Tokyo: Japan's nuclear crisis intensified on Tuesday after explosions at two more reactors and a fire rocked the quake-stricken nuclear power plants at Fukushima. Prime Minister Naoto Kan cautioned that radiation levels were now high enough to endanger humans.

According to the country's chief spokesman, the blast and fire have turned the nuclear plants "critical", as the melting reactors spewed large amounts of radioactive materials triggering fear of widespread contamination.

Kan address to nation
Addressing the nation at 11 am local time, Kan has cautioned that the radiation had already spread from the crippled reactors and there was "a very high risk of further leakage".

He asked an estimated 140,000 people living within 30 kms of the facility north of capital
to remain indoors and to conserve power as threat loomed large of Japan's crisis turning into a Chernobyl-like disaster.

Kyodo quoting nuclear experts said radiation equivalent to 400 times the level to which people can be exposed in one year was detected near the Fukushima No 3

Though the Prime Minister made a plea for calm, residents in Tokyo and Japan's other cities were making beeline to shops and malls to stock up supplies.

Canned goods, batteries, bread, bottled water and fruits have vanished from the source and there were long queues of cars at gas stations.

"The situation is hysterical and people are indulging in panic buying," Kyodo quoted residents as saying. High speed bullet trains and even metro are plying few and far between.

Retailers said that they hadn't seen such panic in years perhaps since the oil crisis in 1970.

Residents cautioned
Residents within a 20-km radius of the plant have already been ordered to vacate the area following Saturday's hydrogen blast at the plant's No 1 reactor.

The Japanese news agency quoting Chief Cabinet Secretary Yukio Edano said the high radiation level detected at 10:22 am local time after the explosions at the No 2 and No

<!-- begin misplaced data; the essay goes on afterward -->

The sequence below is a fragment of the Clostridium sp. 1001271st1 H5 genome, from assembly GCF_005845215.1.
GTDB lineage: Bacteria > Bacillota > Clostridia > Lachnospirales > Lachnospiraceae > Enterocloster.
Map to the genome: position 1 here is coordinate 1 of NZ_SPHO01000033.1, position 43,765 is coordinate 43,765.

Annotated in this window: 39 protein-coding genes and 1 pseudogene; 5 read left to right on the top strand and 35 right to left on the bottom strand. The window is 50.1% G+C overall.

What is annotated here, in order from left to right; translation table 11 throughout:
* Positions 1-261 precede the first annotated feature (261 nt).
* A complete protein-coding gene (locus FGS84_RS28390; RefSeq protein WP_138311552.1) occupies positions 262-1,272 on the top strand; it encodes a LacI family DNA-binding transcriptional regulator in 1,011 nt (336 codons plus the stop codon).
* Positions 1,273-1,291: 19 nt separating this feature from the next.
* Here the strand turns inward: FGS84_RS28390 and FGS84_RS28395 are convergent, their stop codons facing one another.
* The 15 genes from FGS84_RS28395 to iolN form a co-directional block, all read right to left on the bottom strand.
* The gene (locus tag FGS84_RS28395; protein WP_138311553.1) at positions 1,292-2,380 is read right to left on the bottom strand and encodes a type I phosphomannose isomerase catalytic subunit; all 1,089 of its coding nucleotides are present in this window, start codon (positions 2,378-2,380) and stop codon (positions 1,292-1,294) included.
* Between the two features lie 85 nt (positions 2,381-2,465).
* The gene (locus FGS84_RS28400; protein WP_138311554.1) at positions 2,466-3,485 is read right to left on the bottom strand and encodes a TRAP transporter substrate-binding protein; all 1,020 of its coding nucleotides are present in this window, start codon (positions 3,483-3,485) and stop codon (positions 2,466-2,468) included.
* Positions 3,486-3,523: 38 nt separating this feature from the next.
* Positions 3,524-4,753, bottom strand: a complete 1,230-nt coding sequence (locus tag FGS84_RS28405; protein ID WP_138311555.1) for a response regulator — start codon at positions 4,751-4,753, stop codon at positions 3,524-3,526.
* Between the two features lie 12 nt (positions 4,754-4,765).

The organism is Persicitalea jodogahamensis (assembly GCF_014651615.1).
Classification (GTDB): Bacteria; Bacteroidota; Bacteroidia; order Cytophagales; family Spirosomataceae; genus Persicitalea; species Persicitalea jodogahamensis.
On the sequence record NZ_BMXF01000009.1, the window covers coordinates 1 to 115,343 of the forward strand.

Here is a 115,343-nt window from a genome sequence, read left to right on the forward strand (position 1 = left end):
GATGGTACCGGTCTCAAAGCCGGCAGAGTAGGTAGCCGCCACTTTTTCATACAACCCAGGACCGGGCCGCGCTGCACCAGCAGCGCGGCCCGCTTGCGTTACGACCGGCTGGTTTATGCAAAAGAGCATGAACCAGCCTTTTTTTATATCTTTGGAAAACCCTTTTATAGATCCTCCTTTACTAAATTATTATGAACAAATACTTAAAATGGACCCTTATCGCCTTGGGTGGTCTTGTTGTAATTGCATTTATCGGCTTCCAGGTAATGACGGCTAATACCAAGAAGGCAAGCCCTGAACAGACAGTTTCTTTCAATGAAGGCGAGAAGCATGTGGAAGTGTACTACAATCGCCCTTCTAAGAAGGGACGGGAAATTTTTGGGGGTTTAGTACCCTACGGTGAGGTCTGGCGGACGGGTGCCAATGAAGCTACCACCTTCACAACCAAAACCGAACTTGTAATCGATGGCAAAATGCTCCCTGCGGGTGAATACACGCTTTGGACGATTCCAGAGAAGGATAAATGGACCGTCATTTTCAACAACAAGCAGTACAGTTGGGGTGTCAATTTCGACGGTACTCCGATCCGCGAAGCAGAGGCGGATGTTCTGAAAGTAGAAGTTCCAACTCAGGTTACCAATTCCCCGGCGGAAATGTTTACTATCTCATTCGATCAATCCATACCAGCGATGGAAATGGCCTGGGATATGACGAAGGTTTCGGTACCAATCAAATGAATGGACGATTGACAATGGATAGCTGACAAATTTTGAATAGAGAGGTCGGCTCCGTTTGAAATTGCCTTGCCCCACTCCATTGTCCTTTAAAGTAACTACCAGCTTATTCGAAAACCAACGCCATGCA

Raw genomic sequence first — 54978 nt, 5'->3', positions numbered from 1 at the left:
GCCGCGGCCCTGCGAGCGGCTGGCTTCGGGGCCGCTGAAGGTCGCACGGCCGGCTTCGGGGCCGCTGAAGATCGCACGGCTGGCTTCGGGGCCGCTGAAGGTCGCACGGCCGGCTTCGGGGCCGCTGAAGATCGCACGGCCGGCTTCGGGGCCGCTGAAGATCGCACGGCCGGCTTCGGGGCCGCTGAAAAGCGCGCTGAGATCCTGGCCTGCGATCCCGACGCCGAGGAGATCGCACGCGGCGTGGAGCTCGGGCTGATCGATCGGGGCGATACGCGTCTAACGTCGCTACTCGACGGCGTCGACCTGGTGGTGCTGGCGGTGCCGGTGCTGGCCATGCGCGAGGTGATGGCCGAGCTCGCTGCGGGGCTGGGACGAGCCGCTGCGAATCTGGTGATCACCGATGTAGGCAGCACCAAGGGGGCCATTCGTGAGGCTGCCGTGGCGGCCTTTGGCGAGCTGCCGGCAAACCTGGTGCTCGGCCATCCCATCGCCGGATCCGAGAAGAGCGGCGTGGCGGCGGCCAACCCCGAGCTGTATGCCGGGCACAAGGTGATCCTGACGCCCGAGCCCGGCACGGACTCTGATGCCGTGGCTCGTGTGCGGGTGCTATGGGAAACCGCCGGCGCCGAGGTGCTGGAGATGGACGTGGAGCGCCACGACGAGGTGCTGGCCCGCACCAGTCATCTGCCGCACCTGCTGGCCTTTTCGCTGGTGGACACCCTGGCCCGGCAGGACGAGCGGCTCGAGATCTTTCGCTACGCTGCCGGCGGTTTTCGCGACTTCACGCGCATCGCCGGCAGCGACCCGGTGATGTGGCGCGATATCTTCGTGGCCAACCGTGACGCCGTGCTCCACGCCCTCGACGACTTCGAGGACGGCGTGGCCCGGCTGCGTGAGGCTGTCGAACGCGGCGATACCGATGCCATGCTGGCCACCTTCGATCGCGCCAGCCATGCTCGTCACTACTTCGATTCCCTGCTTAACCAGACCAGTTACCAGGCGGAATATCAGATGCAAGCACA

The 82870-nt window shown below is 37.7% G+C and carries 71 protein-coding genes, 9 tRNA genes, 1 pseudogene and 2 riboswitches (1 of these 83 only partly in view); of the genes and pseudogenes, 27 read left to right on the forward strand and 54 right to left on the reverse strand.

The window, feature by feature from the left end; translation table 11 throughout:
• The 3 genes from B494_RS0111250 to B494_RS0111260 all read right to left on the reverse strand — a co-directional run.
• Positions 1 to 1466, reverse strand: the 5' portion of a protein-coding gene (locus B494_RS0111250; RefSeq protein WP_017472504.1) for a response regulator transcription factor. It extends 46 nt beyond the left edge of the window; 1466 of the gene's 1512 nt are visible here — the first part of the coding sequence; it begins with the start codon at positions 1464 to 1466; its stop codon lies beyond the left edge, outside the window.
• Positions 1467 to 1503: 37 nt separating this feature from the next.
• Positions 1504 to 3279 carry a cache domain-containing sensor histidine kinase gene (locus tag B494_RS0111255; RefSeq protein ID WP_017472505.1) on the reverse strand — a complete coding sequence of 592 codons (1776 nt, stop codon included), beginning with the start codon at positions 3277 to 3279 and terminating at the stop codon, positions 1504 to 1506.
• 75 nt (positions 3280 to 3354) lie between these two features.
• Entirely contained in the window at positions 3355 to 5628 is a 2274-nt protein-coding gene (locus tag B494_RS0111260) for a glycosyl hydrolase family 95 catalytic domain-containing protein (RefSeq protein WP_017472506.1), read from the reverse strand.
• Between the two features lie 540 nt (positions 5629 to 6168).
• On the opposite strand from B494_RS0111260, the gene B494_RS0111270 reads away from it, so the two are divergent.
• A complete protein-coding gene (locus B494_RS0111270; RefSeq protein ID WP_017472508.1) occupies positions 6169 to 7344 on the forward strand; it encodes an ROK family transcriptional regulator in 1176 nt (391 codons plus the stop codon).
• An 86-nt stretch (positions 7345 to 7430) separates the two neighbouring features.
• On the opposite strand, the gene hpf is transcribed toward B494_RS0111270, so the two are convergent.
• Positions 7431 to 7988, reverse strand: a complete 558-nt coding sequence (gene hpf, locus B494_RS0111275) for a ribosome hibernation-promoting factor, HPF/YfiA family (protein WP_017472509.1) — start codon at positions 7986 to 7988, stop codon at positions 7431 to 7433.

4 reactors "would certainly have negative effects on the human

Kyodo quoting Tokyo Electric Power Co (TEPCO) said the problem could develop into a critical "meltdown as the explosions had damaged No 2 reactor's container vessel.

TEPCO said that most of the 800 workers had been ordered out from the stricken reactors, but the utility was continuing operation with the staff of 50 specialists to pour sea water into the troubled reactor to prevent its further overheating.

In Ibaraki prefecture, south of Fukushima, radiation levels were 100 times higher while in Kanagawa prefecture, southwest of Tokyo, radiation levels were up by nine times the
normal level.

Radiation scare
The Tokyo metropolitan authorities also said the higher radiation levels were in the air.

The French embassy in the city in an advisory warned that low level radioactive winds could hit the capital from the plant located 240 kms away in about 10 hours.

TEPCO also said that a fire had occurred at the No 4 reactor at 9:40 am local time. The fire was noticed in a storage facility were spent nuclear fuel is stored. It was extinguished later.

All the four plants at Fukushima are reported to be in critical stage as the core of the No 1, 2 and 3 are believed to have partially melted following Friday's 9 magnitude earthquake. All the four reactors have been shut down after the quake.

Experts say the damage to the reactors would enter the most critical stage in the next two days and wind factors could decide whether the radioactive material was blown into
the sea or towards populated areas.

The New York Times quoting nuclear health experts said that radiation levels of 400 times the normal level were risky and any rise above the level could harm the human body.

There is also mounting fear in Japan's neighbourhood about the risk of radiation. Some Chinese airlines cancelled flights to Tokyo and Beijing voiced fear about the safety of its citizens in Japan and announced plans to evacuate them.

There are over 300,000 Chinese nationals living in five disaster-hit prefectures. It is not only the Chinese, several other embassies have advised their staff and citizens to leave the affected areas.

The Japanese media said the public at large was taking the government's announcements that radiation risks were still at manageable levels with a pinch of salt.

Kyodo said survivors of the 1945 atomic bombings had approached the authorities asking the government to take the crisis at the quake-crippled nuclear plants more seriously.